DO YOU REMEMBER WHERE YOU WERE WHEN…
Short documentary film, directed by Matthew Alexander Levy (USA). Artfully edited to include archival images we will all recognize, “Do You Remember Where You Were When” is a film, by a talented young New York City filmmaker, about television’s unrecognized impact on creating a mythical and pervasive collective memory for us all.
Animation film, directed by Damon Mohl (USA). The strange and poignant life of a plastic toy diver, as he lives out his days in remarkable landscapes and circumstances: thrown by a boy into a pond to sink or swim with fishes, left and forgotten in a dark toy box with other discarded toys, in this amazingly beautiful and yet familiar world. A startling realization sets in, on a deeper level, as we start to realize that this story may parallel some aspects of one’s own life.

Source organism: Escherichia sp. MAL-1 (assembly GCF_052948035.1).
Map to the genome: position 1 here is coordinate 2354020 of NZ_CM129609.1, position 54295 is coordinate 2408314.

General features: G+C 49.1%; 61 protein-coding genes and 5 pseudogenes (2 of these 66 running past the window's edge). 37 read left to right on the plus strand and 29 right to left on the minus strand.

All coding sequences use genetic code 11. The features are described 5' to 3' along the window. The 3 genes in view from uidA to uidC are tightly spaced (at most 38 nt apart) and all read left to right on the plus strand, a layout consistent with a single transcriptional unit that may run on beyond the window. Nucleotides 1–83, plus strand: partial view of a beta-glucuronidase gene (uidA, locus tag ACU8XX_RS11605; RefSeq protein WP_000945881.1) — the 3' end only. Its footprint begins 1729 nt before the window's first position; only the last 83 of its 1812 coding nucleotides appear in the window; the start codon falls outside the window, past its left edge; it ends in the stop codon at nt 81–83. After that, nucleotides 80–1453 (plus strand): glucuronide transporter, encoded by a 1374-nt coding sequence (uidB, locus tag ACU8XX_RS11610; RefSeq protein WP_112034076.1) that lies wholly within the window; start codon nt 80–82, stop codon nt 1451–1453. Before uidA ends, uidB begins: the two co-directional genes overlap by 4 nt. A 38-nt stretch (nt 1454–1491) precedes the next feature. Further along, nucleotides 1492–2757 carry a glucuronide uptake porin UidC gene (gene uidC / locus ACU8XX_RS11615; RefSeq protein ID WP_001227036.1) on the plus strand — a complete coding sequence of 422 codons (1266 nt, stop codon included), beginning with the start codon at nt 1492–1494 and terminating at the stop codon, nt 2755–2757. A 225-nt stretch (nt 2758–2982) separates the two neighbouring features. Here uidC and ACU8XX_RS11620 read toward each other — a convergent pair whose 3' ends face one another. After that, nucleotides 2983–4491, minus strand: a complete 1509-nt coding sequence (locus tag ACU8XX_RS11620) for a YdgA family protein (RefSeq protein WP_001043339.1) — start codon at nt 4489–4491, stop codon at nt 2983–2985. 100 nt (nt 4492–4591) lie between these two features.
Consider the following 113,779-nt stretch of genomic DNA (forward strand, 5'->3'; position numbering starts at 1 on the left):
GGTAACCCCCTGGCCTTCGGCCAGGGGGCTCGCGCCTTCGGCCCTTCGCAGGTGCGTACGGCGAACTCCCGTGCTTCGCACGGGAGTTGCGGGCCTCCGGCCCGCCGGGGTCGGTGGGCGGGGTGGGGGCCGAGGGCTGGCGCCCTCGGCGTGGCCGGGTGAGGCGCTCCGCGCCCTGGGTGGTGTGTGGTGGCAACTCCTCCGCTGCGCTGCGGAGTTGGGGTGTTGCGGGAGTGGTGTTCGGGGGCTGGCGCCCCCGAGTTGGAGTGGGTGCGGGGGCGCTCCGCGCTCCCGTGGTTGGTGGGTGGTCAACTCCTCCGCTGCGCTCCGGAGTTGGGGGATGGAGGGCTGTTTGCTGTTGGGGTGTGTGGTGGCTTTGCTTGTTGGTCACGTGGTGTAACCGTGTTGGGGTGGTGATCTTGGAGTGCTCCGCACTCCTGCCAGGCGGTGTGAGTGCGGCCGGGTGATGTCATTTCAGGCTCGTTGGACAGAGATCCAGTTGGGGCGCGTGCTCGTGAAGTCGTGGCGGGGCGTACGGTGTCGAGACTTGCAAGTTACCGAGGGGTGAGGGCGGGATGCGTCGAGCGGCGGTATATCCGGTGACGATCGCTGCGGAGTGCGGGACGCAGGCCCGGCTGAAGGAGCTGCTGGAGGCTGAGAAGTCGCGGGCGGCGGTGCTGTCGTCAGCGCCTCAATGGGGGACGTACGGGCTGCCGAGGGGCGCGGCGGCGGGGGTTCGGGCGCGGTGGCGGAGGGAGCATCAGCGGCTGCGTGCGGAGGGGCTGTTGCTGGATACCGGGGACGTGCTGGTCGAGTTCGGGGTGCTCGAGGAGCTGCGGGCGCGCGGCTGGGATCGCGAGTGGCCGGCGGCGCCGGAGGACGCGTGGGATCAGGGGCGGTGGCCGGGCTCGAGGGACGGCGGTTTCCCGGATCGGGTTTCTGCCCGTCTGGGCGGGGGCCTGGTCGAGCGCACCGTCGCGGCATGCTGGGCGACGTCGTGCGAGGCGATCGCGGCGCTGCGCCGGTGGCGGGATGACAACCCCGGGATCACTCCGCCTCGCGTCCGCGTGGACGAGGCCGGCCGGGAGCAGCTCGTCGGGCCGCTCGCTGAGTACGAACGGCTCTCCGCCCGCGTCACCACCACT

Animation film, directed by Juan Montes de Oca, 19 minutes, (SPAIN). In Palma de Mallorca, through the eyes of a 5 year-old innocent kid, a lovely and moving story unfolds of life’s coincidences, miseries and joys, as the boy learns about an old man’s stories of his ill-fated life in New York, and his long-lost love.
WAYS TO GO
Music video, directed by David Cho & Evan Urman (USA). A wild, fantastic musical day in the boring life of a fictional Kim Jeng-un, as a young boy, and his only good day, ever.
Music video, directed by Nick Dimitriadis (UK). An artist seeks inspiration for his next project, in this fabulous cinematic storytelling adventure. With his incredible adventures into the realm of the impossible and surreal, his quest will take him to some rather unusual places…